Archive for September, 2010
That’s him on the left.
… that your antagonist will typically corroborate without further ado:
“You’re being defensive.”
“You always need to have the last word.”
I flew into New York City two weeks after the Twin Towers were destroyed. Driving into Manhattan from the airport, I could see, illuminated by huge lights, dust still rising from the debris.
That next morning: I saw strangers in the subway talking to one another. New Yorkers didn’t seem to do that before. A city I loved so much gave me and everybody else in the world even more to love.
This was one of thousands and thousands of memorials placed throughout the city. It was in front of the Washington Square Park Arch, through which, standing on Fifth Avenue, before September 11, 2001, one would see the Twin Towers.
I am so lucky I met Val before she left Vancouver for Lethbridge, Alberta, where she’s working as a hair stylist. Val is a wonderful and magical artist. Her new montage of road- and sidewalk-scapes, “All Things Have Meaning,” gave me, it felt, new eyes.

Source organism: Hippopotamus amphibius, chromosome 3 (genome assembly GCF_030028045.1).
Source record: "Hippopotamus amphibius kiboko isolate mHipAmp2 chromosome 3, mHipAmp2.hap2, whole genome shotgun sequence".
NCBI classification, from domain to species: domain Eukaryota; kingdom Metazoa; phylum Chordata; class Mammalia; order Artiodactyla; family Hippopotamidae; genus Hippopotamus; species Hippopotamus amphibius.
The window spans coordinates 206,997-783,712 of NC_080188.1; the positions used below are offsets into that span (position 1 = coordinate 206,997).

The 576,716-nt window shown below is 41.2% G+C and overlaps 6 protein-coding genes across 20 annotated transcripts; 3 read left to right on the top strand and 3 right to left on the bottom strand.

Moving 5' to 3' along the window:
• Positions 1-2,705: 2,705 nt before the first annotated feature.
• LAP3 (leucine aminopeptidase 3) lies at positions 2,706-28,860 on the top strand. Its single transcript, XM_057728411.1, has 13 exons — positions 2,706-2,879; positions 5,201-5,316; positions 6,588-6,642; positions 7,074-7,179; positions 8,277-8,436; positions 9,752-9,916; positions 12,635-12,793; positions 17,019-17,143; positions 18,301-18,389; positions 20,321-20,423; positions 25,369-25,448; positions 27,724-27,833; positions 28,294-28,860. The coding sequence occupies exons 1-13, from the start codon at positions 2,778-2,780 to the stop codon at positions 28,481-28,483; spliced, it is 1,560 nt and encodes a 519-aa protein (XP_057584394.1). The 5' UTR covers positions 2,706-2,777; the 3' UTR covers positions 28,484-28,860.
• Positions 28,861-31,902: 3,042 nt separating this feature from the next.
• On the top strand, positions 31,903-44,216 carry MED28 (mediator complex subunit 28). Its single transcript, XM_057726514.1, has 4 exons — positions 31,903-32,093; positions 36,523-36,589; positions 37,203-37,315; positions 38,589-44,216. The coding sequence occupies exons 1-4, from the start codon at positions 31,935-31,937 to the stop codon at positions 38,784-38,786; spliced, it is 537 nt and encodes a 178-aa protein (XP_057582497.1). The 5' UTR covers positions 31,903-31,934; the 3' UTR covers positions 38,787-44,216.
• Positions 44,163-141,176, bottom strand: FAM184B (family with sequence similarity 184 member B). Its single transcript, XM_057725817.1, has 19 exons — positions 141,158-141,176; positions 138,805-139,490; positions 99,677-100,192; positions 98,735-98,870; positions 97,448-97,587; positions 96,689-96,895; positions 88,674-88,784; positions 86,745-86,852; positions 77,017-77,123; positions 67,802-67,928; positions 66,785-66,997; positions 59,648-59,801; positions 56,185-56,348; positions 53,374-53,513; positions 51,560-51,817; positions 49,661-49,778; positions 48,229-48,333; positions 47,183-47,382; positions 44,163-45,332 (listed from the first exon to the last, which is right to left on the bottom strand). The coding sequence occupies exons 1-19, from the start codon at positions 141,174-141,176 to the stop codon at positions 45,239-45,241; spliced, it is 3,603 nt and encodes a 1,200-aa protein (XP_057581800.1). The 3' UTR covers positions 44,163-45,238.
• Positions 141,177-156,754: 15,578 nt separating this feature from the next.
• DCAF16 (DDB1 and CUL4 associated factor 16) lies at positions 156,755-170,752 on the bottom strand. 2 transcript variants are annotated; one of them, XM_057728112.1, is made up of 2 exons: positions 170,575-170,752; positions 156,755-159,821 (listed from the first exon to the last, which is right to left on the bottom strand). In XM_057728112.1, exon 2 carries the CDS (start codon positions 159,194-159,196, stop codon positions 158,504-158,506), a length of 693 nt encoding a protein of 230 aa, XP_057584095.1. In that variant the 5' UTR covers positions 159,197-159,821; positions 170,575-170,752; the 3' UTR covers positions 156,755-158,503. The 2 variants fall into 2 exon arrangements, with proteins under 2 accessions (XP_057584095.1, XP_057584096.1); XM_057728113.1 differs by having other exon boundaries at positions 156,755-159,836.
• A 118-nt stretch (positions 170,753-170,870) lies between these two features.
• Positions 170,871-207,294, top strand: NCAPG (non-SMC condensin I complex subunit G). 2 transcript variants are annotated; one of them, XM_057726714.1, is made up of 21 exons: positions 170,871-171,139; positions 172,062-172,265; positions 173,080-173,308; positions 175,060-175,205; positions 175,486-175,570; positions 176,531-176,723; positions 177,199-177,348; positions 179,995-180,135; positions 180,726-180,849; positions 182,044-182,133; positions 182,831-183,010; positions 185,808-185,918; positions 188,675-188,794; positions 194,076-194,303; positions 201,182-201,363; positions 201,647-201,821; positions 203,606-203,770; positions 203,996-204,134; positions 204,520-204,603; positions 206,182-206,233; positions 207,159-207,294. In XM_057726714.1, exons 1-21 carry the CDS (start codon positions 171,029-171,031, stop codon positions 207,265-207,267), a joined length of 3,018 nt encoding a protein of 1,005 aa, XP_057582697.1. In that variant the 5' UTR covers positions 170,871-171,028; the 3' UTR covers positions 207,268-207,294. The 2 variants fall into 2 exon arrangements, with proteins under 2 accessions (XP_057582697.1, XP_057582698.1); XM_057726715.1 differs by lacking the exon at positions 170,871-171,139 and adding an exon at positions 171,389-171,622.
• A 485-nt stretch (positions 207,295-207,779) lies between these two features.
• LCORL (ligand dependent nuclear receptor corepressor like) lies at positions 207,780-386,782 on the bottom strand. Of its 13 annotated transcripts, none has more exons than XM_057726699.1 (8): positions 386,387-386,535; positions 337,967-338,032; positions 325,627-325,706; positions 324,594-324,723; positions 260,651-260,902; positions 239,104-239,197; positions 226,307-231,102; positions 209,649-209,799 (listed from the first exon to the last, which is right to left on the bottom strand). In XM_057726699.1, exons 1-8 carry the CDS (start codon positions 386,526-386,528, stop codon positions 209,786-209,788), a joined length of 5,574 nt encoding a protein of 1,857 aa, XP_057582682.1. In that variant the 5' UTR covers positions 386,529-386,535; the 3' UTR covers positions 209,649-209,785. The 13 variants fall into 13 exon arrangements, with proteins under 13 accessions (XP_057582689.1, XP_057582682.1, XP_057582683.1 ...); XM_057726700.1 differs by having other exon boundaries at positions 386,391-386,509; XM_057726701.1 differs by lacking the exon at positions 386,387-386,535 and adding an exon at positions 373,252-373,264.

I would write more about the riff-raff I know and meet except that I believe, in my heart, that I *am* riff-raff, often enough, anyway, and: “I won’t write about you if you don’t write about me.” (Same goes for photographs.)
I dream about etymologies, and woke up last night because I couldn’t suss out the etymology for “riff-raff.” I was so glad I got out of bed, because the etymology is perfect, coming from the French, meaning several things at once: “one and everybody” as well as “people regarded as disreputable or worthless.” Made sense to this lapsed Catholic: catholic and Catholic.
Most of the world marks this day because of what happened nine years ago. I mark that day as well, and call it what the rest of the world does: “9/11,” leaving “September Eleventh” to mean what it has meant all my life, the day my parents, Maureen and George, got married, in 1954. The above photo was taken in Montreal, sometime between now and then. My parents have always done all they could to support the endeavors of their children and their grandchildren.